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Fury embraces ’90s punk nostalgia on “Failed Entertainment”

Known for their high-energy, aggressive music, California-based hardcore band Fury released their new album “Failed Entertainment” May 3.

“Failed Entertainment” starts off just as strong as one would expect from a band like Fury. The opening track, “Angels Over Berlin,” takes very little time to slap you across the face with a heavy guitar riff backed up by equally forceful drums. Jeremy Stith, the band’s vocalist, matches the energy provided by his bandmates as he yells out through the thunderstorm of electric guitars.


As the album progresses, the third track, “Vacation,” displays Stith’s desire to stay away from work and never leave his vacation that has just ended. The song takes on a sound that is reminiscent of ’90s alternative rock bands, such as Stone Temple Pilots, but with the band’s own take on it. It feels like a throwback to an older time in music, while also maintaining a sound that does not feel stale.

As the album carries on, however, it feels as if “Failed Entertainment” does not fully evolve. None of the remaining songs are inherently bad by any means, but in the context of listening to an album from front-to-back, the crushing drums and heavy riffs begin to feel less and less captivating.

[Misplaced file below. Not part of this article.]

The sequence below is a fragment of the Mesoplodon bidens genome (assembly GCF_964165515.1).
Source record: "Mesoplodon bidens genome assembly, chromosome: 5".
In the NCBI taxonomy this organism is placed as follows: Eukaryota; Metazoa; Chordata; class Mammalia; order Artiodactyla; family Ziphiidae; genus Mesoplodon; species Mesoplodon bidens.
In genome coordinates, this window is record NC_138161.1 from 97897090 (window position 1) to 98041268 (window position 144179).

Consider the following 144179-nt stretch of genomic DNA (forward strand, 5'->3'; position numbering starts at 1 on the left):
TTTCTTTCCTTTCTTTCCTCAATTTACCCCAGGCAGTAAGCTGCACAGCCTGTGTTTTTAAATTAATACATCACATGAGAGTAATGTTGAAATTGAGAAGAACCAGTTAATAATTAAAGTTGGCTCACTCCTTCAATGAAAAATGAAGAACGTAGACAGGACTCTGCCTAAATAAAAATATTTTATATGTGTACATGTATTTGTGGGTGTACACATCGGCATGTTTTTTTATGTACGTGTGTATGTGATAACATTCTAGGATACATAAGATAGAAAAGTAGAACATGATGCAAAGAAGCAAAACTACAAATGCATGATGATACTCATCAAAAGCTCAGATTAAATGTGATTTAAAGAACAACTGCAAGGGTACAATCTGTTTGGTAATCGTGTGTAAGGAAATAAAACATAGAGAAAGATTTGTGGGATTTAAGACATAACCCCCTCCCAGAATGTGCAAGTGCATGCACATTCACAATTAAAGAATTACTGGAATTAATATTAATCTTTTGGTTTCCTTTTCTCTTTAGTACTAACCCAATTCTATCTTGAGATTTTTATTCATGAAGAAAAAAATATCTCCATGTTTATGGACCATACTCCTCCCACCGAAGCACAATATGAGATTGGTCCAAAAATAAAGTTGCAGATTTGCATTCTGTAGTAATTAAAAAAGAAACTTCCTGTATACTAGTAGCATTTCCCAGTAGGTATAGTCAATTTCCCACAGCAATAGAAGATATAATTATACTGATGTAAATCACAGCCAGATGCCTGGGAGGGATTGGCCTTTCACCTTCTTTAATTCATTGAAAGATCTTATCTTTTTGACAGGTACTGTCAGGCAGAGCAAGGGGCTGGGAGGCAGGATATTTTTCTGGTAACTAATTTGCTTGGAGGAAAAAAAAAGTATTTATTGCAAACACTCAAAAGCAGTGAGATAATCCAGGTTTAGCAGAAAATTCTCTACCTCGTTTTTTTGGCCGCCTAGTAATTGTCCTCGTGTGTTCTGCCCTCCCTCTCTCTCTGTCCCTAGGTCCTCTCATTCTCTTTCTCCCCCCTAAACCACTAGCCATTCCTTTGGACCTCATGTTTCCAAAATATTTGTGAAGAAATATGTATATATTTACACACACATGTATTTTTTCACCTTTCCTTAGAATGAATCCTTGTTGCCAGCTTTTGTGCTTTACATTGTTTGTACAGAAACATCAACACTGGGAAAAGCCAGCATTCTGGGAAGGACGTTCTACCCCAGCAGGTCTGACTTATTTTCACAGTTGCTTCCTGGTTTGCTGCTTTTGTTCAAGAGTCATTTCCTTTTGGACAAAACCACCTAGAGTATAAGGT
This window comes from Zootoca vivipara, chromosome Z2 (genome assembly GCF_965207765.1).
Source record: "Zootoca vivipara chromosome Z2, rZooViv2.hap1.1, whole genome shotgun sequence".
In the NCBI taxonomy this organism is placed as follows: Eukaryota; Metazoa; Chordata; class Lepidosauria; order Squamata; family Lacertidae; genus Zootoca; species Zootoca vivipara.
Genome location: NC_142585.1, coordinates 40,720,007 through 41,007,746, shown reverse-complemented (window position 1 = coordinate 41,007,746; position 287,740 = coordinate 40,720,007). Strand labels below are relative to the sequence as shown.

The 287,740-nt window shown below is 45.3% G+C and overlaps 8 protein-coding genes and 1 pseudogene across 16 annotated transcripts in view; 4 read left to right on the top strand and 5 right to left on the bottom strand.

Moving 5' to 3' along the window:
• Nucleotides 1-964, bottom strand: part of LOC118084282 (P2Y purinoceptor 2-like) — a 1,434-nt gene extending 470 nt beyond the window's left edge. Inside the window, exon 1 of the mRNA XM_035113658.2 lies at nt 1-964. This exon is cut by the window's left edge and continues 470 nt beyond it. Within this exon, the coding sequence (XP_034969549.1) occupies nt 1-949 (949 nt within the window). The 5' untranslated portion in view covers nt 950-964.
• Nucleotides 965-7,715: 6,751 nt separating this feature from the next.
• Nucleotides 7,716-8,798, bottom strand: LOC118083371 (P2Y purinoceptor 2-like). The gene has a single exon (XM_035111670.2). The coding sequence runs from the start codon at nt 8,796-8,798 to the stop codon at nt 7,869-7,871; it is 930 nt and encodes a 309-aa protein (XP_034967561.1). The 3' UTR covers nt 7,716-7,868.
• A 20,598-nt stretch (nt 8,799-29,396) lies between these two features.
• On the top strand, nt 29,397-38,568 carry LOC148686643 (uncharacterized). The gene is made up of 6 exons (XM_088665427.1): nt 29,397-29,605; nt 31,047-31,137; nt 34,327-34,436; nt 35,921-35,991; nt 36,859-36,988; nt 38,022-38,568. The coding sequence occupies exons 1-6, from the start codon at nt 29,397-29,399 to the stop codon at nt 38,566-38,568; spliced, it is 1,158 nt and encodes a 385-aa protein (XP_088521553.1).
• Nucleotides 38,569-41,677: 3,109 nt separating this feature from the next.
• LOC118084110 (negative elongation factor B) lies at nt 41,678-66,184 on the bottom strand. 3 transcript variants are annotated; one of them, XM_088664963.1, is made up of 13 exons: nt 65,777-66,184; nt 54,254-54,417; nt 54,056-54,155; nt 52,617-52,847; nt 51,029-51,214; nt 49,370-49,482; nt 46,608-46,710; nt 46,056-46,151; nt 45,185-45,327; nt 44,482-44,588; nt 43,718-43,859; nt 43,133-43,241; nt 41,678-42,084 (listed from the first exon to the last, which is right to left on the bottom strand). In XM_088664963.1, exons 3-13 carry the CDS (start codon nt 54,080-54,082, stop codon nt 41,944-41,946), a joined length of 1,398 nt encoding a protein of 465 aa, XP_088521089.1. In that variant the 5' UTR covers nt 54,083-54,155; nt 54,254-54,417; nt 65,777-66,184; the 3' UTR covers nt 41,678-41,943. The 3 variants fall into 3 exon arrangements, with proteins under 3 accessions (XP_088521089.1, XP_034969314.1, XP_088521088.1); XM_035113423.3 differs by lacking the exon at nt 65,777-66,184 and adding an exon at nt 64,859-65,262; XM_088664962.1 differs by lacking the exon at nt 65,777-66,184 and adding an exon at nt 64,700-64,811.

Luckily, at 27 minutes, the album does not leave room to draw itself out, and “Failed Entertainment’s” second half still has its highlights.

On “Birds of Paradise,” Stith highlights the superficial nature of the United States and his refusal to fall victim to it. This song, like “Vacation,” feels like another tasteful grab from the past. This track feels as if the Melvins, known for their hand in the career of Nirvana frontman Kurt Cobain and Bad Brains, a hardcore punk band popular in the ’80s out of Washington D.C, meshed styles but polished the sound for a more modern feel. “Birds of Paradise” is arguably the strongest cut on this album.

Overall, Fury’s second release feels like a throwback in a sense, but not in an outdated way. “Failed Entertainment” feels like a project that picks up where alternative rock left off in the late ’90s and refurbishes that sound for the modern day.

While this is an accomplishment, the album can still fall victim to this formula feeling repetitive.

The project has its standouts, too. “Vacation” and “Birds of Paradise” are not only two of the strongest tracks on this album, but genuinely great tracks that I will definitely be holding onto.

Score: 6.5/10

Favorite track: Bird of Paradise

Least Favorite track: Lost in the Funhouse

Miles Parrish can be reached at or on Twitter @parrishm20.

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